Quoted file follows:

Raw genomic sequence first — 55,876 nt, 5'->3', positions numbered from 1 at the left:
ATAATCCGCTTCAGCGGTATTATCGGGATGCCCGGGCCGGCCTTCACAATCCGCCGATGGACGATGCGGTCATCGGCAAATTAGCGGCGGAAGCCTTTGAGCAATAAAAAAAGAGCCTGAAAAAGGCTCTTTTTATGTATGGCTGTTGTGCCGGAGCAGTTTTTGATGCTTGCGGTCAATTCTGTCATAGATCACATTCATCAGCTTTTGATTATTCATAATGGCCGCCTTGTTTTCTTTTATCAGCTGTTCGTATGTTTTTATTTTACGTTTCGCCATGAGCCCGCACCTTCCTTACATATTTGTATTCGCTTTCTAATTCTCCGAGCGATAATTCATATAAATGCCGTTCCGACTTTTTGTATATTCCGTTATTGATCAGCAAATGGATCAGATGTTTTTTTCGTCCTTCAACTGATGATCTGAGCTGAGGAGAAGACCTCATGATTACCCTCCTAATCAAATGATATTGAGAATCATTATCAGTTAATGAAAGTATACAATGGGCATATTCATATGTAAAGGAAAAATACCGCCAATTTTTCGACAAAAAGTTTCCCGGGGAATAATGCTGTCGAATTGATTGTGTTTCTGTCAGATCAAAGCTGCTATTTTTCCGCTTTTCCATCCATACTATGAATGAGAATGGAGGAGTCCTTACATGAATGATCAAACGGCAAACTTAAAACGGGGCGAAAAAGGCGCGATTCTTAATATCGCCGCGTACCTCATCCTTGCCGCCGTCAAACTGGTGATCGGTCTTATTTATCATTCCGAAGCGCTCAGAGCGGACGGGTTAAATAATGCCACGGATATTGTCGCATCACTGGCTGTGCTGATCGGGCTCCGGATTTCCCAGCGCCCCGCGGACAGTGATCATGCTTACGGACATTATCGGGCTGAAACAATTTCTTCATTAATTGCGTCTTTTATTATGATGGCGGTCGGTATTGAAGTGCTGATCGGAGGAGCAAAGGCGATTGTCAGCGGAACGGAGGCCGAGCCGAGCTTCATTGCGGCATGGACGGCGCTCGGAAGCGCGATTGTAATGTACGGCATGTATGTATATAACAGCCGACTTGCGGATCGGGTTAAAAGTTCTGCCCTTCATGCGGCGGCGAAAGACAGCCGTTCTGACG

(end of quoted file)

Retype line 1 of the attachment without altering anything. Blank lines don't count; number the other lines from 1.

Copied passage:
Raw genomic sequence first — 55,876 nt, 5'->3', positions numbered from 1 at the left: